Certain types of information in professional writing very commonly follow an introductory “there”
TYPES OF “THERE” AT THE START OF A SENTENCE
Most people are familiar with two quite different ways of using there at the start of a sentence. Sometimes it is an ordinary place adverb, similar to here and pronounced with the stressed vowel /eƏ/ (for details of “stress”, see 125. Stress & Emphasis). At other times it is what grammar books call “existential”, pronounced with the unstressed vowel /Ə/ and normally followed by BE and an “indefinite” noun (one without the), like this:
(a) There are several factors able to influence demand.
This kind of there sentence usually features at a fairly elementary level in English Language courses, but the full variety of its forms and uses, especially in professional writing, is rarely appreciated (see 88. Exotic Grammar Structures 1, #4). I hope in this post to make several observations about this variety that are not common in English coursebooks.
DETAILED FEATURES OF EXISTENTIAL “THERE”
The unstressed there at the start of sentences like (a) is not usually considered to be an adverb like the stressed form. Rather, it is an “empty” subject of the verb after it, similar to the “empty” use of it (see 103. Using “it” for a Subsequent Verb). The verb, however, agrees not with there, but with the noun or pronoun after it (its “complement”). Sentence (a), for example, needs there are, not there is, because of the plurality of factors. For the normal rules of verb agreement, see 12. Singular and Plural Verb Choices.
Existential there does not have to be the very first word in a sentence. Quite often it can follow an adverb-like expression, e.g.:
(b) At the end there is a list of references.
If the adverb expression names a place, as here, there can be left out (At the end is …).
Existential there is generally said to be desirable in sentences where the verb is BE (or one of a small group of alternatives, such as ARISE and SEEM) and the first word(s) would, without there, be an indefinite noun. Thus, there in sentence (a) prevents the first words being Several factors are able …, and in (b) prevents beginning A list … .
The term “existential” is given to this kind of there because sentences with it are considered to express the existence of something. However, I feel that the term is confusing because the idea of “existence-expressing” can be understood in different ways. The most basic sense is the denial of non-existence: an assertion of the existence of something made for anyone who believes the opposite. In speech, the verb BE would be emphasised, like this:
(c) There IS a way to travel forwards in time.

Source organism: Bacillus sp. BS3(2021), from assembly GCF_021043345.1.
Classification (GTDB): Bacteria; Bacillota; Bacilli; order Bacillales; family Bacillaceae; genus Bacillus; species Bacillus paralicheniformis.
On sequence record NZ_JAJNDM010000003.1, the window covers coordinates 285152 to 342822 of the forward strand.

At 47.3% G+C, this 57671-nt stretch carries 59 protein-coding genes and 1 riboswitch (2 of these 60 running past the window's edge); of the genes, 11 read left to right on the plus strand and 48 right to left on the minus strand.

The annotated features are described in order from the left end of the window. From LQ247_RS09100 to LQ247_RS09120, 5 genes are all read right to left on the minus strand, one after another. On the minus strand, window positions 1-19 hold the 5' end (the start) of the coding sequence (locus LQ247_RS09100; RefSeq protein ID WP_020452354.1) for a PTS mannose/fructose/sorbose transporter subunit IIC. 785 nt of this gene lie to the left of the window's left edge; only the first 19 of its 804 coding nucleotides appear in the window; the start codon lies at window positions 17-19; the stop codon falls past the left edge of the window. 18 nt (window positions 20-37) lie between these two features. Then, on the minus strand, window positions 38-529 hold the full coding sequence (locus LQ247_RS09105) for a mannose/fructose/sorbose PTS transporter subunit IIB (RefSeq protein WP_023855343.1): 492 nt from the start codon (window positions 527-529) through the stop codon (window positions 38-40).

Any subsequent elaboration of such a statement is likely to try and prove the assertion of existence.
An alternative kind of existence-expressing, however, is not a denial of non-existence, but is rather just information-giving. The existence is one that the reader is expected to be ignorant of rather than unsure about. Sentence (a) above is likely to be expressing existence of this kind. Any subsequent elaboration is likely to give details of the mentioned factors able to influence demand. Similarly, sentence (b) is giving information about a list of references.
Rather than calling this second use of there “existential”, I prefer the term “presentational”. In the rest of this post, it is this meaning of “existence” that is involved.
SOME SPECIAL USES OF PRESENTATIONAL “THERE”
Often the need for a presentational there can be identified from the sort of information that is going to be supplied. An example from everyday English is the first mention of the main character in a story, which frequently follows the words Once there was … . In formal writing, the following are some common kinds of information associated with presentational there.
1. General Ideas about to be Repeated More Precisely
It is quite often necessary to mention something in a general way before identifying it more precisely. Here is an example from the Guinlist post 117. Saying More Precisely What is Meant:
(d) There is a workable strategy for reducing traffic: road charges.
In this case, the more precise expression road charges is unitary, but quite often it will be a list instead (see 55. Sentence Lists 2: Main-Message and 162. The Language of Classification). In either case, beginning with there are is a common way of writing the general idea, though not the only one. Contrary to the beliefs of some writers who are not very familiar with English, it is not informal in any way.
Sometimes there is a colon after the general idea as in (d), and sometimes a full stop. A colon is necessary if the more precise information is a single noun expression, like road charges in (d), or a short list. A choice between a colon and a full stop exists when the more precise information is able to stand alone as a single sentence. A full stop becomes necessary, on the other hand, when the precise information needs to be given in multiple sentences. For an example, see 122. Signpost Words in Multi-Sentence Lists.